and the disability gaps in these factors have not changed in 2020, so lower education and income levels are very likely to continue to contribute to lower voter turnout among people with disabilities. The recruitment factor, whether anyone asked you to vote, was likely lower during the pandemic because of social isolation of people with disabilities. The key psychological factor is external political efficacy,
      • Schur L.A.
      Disability and the psychology of political participation.
      reflecting whether one thinks the political system is responsive to people like oneself. The difficulties of people with disabilities in the pandemic may have contributed to lower feelings of efficacy.
      • Schur L.A.
      Disability and the psychology of political participation.
      Taken together, despite the substantial increase in voting by mail in 2020,
      Election Assistance Commission
      The election administration and voting survey, 2016 comprehensive report: a report to the 115th Congress.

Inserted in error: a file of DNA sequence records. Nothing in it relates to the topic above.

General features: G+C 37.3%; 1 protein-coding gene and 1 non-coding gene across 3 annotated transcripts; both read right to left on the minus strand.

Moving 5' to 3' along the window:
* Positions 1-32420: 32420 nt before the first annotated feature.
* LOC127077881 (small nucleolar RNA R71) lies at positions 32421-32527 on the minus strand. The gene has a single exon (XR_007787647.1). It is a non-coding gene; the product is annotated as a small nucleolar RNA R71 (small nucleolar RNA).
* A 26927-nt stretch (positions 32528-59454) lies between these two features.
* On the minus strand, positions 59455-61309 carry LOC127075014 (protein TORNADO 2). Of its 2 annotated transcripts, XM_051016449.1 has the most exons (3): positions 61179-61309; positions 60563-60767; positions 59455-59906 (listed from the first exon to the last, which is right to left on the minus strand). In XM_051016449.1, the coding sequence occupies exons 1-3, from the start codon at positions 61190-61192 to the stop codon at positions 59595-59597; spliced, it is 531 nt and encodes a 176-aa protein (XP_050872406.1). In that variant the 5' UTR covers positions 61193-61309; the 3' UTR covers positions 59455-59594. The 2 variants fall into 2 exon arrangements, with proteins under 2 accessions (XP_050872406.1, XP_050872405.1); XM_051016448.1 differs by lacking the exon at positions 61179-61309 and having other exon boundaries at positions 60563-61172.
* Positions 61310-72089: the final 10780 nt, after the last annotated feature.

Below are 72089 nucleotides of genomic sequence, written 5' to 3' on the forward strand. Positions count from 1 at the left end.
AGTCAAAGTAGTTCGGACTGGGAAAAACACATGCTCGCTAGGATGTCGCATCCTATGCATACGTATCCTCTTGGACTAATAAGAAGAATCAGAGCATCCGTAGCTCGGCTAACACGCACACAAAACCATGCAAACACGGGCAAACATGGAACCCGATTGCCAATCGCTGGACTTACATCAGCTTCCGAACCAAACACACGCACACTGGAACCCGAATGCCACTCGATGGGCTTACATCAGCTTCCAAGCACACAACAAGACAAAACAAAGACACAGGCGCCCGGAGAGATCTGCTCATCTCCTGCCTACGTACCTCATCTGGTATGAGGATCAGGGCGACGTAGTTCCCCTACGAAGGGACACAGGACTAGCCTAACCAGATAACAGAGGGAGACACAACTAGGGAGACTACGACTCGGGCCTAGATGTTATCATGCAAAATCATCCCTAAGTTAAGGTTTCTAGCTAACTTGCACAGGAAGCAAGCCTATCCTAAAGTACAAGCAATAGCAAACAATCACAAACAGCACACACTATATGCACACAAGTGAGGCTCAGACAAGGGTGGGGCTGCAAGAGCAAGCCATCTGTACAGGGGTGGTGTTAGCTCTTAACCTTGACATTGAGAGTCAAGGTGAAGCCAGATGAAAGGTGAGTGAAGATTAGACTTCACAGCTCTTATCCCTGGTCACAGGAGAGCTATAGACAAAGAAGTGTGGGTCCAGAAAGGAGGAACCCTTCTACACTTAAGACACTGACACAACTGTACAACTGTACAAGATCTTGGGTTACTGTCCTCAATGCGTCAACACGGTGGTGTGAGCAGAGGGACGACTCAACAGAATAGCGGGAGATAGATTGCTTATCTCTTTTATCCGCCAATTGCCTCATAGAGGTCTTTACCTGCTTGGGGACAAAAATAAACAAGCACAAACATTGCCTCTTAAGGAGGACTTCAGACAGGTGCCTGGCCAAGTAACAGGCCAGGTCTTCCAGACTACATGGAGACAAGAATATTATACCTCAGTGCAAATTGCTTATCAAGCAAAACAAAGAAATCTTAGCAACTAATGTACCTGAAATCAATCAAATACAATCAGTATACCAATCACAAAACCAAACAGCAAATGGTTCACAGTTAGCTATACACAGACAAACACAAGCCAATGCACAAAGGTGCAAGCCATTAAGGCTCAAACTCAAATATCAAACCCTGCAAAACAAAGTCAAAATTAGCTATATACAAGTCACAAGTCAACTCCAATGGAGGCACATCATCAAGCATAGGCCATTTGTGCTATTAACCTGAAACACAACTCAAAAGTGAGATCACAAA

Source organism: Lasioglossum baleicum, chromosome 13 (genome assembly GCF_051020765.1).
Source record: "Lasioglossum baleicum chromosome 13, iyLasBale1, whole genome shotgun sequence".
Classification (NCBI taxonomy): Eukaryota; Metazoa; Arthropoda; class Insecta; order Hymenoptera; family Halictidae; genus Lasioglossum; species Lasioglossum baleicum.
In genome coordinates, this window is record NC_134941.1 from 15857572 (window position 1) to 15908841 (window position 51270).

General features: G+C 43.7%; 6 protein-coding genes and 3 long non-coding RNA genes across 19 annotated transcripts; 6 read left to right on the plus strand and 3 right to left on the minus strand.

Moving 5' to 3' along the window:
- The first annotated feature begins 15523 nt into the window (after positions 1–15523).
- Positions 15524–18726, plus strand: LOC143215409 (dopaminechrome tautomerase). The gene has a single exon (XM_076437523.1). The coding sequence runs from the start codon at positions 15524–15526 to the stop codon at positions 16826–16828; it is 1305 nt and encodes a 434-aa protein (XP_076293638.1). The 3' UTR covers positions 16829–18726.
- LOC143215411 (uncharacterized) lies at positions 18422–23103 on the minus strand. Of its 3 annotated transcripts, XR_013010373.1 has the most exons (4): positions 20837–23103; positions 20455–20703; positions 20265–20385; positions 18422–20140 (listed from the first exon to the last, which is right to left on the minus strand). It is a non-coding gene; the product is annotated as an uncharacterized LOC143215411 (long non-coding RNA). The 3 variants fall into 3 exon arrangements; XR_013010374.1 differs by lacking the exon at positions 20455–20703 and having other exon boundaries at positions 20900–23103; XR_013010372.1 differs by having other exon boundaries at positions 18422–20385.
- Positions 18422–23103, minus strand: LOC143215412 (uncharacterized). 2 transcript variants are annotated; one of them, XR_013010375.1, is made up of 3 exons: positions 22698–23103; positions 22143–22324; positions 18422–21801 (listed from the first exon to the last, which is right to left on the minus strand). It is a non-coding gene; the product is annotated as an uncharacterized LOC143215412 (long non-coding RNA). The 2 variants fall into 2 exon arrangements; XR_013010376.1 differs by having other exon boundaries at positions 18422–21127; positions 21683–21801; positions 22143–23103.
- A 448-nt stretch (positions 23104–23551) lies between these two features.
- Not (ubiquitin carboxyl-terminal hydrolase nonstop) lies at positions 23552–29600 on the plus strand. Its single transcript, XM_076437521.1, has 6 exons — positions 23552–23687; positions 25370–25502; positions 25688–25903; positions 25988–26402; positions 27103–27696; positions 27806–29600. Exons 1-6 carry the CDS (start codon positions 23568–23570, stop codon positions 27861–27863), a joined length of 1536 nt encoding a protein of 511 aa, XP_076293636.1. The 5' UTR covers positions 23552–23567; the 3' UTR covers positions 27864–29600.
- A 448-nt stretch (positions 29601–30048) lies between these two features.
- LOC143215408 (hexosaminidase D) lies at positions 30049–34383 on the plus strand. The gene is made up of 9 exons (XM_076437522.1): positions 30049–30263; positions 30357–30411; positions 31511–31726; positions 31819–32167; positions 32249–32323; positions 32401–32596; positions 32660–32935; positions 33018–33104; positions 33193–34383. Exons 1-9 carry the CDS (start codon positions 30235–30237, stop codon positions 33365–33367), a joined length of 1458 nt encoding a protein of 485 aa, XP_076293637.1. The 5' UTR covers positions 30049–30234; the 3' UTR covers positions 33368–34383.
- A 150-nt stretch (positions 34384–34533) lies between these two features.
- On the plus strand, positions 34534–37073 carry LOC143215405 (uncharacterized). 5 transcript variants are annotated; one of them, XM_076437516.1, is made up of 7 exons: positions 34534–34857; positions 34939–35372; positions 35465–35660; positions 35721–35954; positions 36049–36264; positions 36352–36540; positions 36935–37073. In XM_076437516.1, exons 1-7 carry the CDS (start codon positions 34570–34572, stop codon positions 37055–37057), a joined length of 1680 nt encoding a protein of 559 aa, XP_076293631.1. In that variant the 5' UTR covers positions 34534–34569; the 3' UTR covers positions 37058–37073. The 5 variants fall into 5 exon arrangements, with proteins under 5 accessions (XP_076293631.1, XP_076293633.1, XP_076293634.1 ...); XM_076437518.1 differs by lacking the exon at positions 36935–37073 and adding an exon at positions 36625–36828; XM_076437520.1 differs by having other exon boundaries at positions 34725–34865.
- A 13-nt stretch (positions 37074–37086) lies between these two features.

,
      US Elections Project
      2020 General election early vote statistics.
      the barriers to voting expressed by our interviewees are likely to be relevant in 2020 and beyond.

      Conclusions

      This basic and crucial act of democratic participation represents freedom and voice. Barriers continue to exist that threaten or limit the voice for people living with brain injury. Past research on determinants of voting indicate that these barriers will continue to exist, supporting further work to help ensure people living with TBI achieve this hallmark of societal participation.